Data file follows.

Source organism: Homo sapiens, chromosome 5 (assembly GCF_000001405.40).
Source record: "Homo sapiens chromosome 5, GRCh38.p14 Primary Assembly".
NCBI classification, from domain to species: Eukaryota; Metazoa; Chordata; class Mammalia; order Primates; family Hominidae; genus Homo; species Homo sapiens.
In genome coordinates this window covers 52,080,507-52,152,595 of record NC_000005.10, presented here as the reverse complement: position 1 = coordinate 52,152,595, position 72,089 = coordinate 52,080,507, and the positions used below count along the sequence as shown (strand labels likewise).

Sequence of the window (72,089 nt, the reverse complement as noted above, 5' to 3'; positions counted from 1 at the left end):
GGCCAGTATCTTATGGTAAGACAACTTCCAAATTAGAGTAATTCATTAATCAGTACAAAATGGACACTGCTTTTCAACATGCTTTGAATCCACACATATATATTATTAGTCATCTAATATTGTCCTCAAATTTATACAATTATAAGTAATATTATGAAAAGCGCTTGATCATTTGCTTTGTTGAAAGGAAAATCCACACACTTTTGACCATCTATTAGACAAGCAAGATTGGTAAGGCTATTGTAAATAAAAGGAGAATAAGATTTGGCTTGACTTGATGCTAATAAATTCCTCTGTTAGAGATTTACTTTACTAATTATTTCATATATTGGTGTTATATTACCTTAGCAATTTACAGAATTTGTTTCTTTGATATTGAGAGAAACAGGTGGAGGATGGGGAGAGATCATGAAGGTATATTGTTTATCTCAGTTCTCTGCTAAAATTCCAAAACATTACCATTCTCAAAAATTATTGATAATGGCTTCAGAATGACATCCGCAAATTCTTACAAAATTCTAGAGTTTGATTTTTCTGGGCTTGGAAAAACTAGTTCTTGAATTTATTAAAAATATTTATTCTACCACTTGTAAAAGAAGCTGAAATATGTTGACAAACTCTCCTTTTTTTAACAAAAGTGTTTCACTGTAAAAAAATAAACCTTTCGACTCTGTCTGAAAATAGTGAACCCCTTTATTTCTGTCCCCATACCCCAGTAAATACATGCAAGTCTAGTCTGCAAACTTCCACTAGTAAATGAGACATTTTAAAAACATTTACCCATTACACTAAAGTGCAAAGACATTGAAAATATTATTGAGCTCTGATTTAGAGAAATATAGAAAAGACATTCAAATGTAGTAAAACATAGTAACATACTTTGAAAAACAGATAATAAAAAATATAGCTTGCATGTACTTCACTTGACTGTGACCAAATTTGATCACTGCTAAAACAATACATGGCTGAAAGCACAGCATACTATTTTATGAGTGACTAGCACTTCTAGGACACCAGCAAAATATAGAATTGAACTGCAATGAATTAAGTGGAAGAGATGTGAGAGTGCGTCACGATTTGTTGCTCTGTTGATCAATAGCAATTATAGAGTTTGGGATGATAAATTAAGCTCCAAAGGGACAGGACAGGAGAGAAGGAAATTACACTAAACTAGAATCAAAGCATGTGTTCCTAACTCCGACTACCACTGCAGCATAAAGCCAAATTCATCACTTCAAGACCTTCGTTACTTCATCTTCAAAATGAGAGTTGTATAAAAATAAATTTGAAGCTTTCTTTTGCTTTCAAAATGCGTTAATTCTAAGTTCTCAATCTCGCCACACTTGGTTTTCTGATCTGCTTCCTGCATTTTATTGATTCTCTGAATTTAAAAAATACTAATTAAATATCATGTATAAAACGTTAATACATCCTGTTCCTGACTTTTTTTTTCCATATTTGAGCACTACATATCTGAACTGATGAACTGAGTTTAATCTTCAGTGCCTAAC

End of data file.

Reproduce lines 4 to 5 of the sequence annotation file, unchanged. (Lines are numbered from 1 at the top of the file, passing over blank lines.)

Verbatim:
In genome coordinates this window covers 52,080,507-52,152,595 of record NC_000005.10, presented here as the reverse complement: position 1 = coordinate 52,152,595, position 72,089 = coordinate 52,080,507, and the positions used below count along the sequence as shown (strand labels likewise).

Sequence of the window (72,089 nt, the reverse complement as noted above, 5' to 3'; positions counted from 1 at the left end):